By Robert J. Bruss Special to The Times October 9, 2005
Joel Andrews and William Molyneux leased adjacent spaces at the Mobile Aire Estates mobile home park. Over the years, these neighbors made about 50 calls to the local police because of various disputes.
In January 2001, Andrews complained to the mobile home park manager that Molyneux had repeatedly splashed mud on his newly washed car, aimed a video camera into his living room and subjected him to racial epithets and other verbal abuse.
Andrews also alleged his neighbor drove down the middle of the park street, forcing him to swerve and nearly run his car into a mobile home. A month after the complaints were filed, the two had an argument about fencing that escalated into an altercation and battery upon Andrews.
Andrews sued Molyneux and the mobile home park landlord. The court ruled Molyneux was liable for $12,502 in assault damages to Andrews. But the landlord argued he should not be liable for damages because the park manager advised the neighbors to call the police when problems developed.
If you were the judge would you rule the landlord can be held liable for failing to act after repeated complaints involving these tenants? The judge said yes. When a tenant enters into a rental agreement, the judge said, there is an implied covenant of quiet enjoyment included. This means the landlord has a duty to prevent problems between neighbors, he said.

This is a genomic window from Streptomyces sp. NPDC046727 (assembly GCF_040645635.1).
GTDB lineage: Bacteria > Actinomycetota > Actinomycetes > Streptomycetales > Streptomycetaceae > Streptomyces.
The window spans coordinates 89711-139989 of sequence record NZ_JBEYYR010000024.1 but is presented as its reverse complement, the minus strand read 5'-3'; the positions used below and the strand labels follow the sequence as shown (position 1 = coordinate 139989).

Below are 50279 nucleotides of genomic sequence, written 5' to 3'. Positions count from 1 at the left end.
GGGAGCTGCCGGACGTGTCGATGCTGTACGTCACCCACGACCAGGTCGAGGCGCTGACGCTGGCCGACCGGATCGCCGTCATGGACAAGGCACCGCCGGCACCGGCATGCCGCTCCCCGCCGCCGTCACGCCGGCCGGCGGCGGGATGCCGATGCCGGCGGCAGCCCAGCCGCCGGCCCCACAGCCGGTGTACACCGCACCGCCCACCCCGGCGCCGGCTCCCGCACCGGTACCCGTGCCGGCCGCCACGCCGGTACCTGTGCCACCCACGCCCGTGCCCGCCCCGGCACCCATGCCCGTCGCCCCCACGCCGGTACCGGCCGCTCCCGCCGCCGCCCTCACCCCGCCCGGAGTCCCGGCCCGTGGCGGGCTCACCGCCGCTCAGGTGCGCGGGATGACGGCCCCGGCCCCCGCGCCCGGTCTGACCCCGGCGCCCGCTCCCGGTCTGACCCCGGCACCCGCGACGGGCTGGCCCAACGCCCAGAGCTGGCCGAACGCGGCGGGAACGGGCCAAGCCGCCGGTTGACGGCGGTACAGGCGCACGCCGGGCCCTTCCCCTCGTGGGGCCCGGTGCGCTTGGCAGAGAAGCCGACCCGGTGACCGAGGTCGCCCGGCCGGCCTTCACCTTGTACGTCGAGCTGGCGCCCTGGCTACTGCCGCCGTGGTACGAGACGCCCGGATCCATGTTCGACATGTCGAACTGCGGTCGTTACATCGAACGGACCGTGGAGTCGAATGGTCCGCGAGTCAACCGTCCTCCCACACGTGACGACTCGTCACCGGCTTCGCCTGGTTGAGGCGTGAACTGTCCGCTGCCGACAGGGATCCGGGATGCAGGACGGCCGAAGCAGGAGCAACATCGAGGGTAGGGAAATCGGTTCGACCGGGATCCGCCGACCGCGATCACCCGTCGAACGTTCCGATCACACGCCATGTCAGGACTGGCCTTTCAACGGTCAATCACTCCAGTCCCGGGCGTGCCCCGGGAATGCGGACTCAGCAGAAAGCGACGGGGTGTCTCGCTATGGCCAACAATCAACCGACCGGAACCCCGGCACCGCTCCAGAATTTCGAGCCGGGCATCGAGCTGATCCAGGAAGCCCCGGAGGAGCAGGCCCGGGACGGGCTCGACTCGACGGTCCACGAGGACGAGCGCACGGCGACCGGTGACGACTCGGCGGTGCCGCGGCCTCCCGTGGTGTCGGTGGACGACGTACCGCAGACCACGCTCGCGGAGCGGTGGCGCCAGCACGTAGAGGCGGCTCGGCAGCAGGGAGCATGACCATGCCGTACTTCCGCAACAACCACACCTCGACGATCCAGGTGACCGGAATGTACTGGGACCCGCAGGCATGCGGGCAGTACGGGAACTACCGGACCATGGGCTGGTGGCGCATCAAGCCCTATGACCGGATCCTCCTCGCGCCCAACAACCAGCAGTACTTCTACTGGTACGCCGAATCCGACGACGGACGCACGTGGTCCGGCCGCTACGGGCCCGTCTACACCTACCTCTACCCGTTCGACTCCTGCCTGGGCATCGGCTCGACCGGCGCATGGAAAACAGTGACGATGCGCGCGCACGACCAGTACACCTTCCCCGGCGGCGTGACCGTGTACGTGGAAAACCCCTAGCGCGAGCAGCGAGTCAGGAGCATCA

“Minor inconveniences and annoyances are not actionable breaches of the implied covenant of quiet enjoyment. To be actionable, the landlord’s act or omission must substantially interfere with a tenant’s right to use and enjoy the premises for the purposes contemplated by the tenancy,” the judge said.
“The perpetrator of the interference with the tenant’s quiet enjoyment need not be the landlord personally,” he emphasized. A landlord can obtain an injunction against a tenant who is seriously disturbing another tenant, or the landlord can evict a resident who “constitutes a substantial annoyance to other homeowners or residents,” the judge ruled.
Although the landlord is not liable for the tenant’s assault, the landlord cannot disregard the conduct of a tenant who repeatedly disturbs the quiet enjoyment of a fellow tenant, the judge concluded.
Based on the 2005 California Court of Appeal decision in Andrews vs. Mobile Aire Estates, 22 Cal.Rptr.3d 832.